A protein signaling pathway that becomes hyperactivated in human sarcoma cells has been discovered by researchers from Mount Sinai School of Medicine, suggesting that medications to inhibit this pathway may be effective in the treatment of human sarcomas. The research is published in the current issue of the journal Cancer Cell.
A team of researchers led by Stuart Aaronson, MD, Jack and Jane B. Aron Professor and Chairman of the Department of Oncological Sciences at Mount Sinai School of Medicine, compared normal human mesenchymal stem cells to human sarcoma cells and found that the sarcoma cells displayed hyperactive signaling along the Wnt pathway - a complex network of proteins that interact with each other in a highly ordered manner to regulate numerous biological functions of various species.
The hyperactive Wnt signaling increased the growth of several subtypes of human sarcoma cells by increasing the expression of CDC25A, a gene previously shown to be deregulated in various types of cancer. Increased protein levels of CDC25A enhances the rate of cell proliferation, and cancer cells often exhibit very high CDC25A protein levels compared to normal cells.
"The prevalence of Wnt signaling hyperactivity in human sarcoma cells gives researchers a potential new target as they develop medications to target human sarcoma," said Dr. Aaronson.
"Since several cancer types show increased CDC25A levels, it is regarded as a good target to generate therapeutic agents to dampen its functions and thus will be an important candidate in future drug development," said Sapna Vijayakumar, PhD, Instructor of Oncological Sciences, Mount Sinai School of Medicine, who was the first author of the study.
Normal Wnt functioning is critical for maintaining tissue homeostasis. Hyperactive (deregulated) Wnt signaling is reported to be one of the early causes of colon cancer, and it is also implicated in several other cancer types.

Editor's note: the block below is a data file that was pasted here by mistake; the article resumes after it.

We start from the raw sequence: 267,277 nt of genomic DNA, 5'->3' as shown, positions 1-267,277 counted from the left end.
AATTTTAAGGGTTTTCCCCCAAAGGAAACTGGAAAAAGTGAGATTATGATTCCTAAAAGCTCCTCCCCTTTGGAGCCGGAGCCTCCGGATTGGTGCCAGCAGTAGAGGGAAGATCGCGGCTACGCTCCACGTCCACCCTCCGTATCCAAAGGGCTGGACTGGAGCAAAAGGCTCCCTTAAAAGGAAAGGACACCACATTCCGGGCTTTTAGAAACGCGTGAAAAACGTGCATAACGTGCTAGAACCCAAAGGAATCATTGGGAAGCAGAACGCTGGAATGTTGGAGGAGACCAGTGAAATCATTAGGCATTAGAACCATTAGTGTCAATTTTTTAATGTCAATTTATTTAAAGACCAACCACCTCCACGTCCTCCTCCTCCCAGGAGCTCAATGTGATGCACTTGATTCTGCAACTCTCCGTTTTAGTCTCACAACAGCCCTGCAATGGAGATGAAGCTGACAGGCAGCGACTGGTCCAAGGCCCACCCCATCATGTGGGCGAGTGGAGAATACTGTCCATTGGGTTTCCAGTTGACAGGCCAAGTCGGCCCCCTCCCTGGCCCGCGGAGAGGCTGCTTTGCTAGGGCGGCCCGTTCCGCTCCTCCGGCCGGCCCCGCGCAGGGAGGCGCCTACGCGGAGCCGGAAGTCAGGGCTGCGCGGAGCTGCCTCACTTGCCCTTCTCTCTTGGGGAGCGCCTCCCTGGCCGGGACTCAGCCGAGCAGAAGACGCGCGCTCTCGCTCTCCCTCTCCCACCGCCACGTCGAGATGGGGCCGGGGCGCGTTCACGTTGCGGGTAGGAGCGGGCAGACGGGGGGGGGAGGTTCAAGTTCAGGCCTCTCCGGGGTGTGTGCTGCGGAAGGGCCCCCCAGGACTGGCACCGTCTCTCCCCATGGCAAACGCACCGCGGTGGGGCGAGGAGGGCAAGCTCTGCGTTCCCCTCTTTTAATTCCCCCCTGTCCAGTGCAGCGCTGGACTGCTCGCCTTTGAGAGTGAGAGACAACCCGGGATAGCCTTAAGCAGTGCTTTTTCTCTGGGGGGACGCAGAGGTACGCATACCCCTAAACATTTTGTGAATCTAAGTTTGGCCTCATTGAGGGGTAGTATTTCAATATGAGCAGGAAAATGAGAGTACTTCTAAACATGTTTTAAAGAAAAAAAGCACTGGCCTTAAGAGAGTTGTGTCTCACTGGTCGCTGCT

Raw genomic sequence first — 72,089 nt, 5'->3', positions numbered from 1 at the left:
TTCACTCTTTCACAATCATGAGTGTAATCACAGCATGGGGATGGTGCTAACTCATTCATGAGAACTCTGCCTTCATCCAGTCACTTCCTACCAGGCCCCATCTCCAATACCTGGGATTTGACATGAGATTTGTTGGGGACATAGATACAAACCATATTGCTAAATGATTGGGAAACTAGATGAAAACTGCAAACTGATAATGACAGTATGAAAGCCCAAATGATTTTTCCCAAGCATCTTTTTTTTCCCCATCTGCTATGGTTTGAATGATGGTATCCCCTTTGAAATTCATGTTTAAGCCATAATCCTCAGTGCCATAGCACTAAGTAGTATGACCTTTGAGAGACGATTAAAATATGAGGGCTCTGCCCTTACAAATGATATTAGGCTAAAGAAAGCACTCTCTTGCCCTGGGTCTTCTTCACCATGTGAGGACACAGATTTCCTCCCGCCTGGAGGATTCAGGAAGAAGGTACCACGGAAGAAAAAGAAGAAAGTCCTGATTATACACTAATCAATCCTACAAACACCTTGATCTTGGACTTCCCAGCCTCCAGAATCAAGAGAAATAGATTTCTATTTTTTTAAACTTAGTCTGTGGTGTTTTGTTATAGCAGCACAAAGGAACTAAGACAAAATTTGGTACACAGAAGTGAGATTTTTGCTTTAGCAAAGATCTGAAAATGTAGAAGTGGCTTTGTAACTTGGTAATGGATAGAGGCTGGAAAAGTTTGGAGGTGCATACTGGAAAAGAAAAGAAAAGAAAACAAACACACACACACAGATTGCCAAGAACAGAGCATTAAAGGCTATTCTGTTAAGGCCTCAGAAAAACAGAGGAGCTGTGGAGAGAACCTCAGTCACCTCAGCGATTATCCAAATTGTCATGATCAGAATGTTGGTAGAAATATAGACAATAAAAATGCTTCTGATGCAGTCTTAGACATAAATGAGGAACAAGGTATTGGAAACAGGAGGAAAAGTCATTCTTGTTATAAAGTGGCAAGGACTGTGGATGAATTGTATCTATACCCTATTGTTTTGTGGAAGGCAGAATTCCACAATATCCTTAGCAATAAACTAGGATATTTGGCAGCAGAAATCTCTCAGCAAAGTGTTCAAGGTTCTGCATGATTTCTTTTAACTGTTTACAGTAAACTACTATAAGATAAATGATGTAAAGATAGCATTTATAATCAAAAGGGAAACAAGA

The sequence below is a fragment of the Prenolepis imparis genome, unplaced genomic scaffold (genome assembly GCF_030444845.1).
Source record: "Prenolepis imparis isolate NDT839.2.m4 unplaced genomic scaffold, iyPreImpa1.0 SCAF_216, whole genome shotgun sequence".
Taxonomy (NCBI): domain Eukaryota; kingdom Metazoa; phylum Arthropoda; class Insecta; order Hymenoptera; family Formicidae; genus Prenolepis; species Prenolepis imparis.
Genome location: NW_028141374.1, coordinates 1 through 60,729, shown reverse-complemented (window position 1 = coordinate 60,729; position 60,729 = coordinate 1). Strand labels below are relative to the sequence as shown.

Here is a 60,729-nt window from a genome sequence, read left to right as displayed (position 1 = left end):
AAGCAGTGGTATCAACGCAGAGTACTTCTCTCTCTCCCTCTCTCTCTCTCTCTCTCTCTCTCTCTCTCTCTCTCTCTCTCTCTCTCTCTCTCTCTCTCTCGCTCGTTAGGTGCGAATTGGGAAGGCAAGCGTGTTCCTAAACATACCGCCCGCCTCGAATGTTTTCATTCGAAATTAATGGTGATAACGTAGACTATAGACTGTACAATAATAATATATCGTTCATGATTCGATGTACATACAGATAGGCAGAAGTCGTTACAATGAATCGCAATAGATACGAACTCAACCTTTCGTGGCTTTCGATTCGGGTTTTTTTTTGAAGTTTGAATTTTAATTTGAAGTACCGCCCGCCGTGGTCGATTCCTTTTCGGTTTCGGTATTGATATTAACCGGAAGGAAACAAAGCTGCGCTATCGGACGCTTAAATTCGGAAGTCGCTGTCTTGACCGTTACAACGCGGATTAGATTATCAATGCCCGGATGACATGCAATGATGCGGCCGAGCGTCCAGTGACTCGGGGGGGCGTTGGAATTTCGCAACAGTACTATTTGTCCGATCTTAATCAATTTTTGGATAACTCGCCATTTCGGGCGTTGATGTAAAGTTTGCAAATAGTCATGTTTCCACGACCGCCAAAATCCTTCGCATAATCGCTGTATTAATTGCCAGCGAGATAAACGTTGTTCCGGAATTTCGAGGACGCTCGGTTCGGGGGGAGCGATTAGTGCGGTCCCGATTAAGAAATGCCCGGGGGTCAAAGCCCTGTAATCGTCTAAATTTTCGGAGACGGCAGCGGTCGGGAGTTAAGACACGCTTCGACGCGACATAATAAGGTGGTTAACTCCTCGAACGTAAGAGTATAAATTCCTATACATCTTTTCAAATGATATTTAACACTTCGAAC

In many instances, hyperactive Wnt signaling increases the expression of certain genes that cause the cell to proliferate faster than normal. This uncontrolled proliferation, often accompanied by additional changes in gene or genes independent of Wnt signaling, can transform a normal cell into a cancerous one.
Sarcomas comprise about one percent of all adult cancers, but about 15 percent of all childhood cancers. There are many sarcoma "subtypes" that can arise from a variety of connective tissue structures, including nerves, muscles, joints, bone, fat, and blood vessels. The most frequent location for sarcomas are the limbs, where the majority of the body's connective tissue is located. About 20 percent of sarcomas are curable by surgery, while 30 percent can be cured by surgery with chemotherapy and/or radiation. About 12,000 new cases are diagnosed in the US each year and about 5,000 people die each year from sarcoma.
Sarcomas are subtyped based on where they occur in the body (in the bone, they are called osteosarcoma, in the smooth muscle they are leiomyosarcoma, in the cartilage they are chondrosarcoma, and so on). Studies suggest that even though sarcomas can occur in any part of the body, they commonly arise from the transformation of mesenchymal stem cells.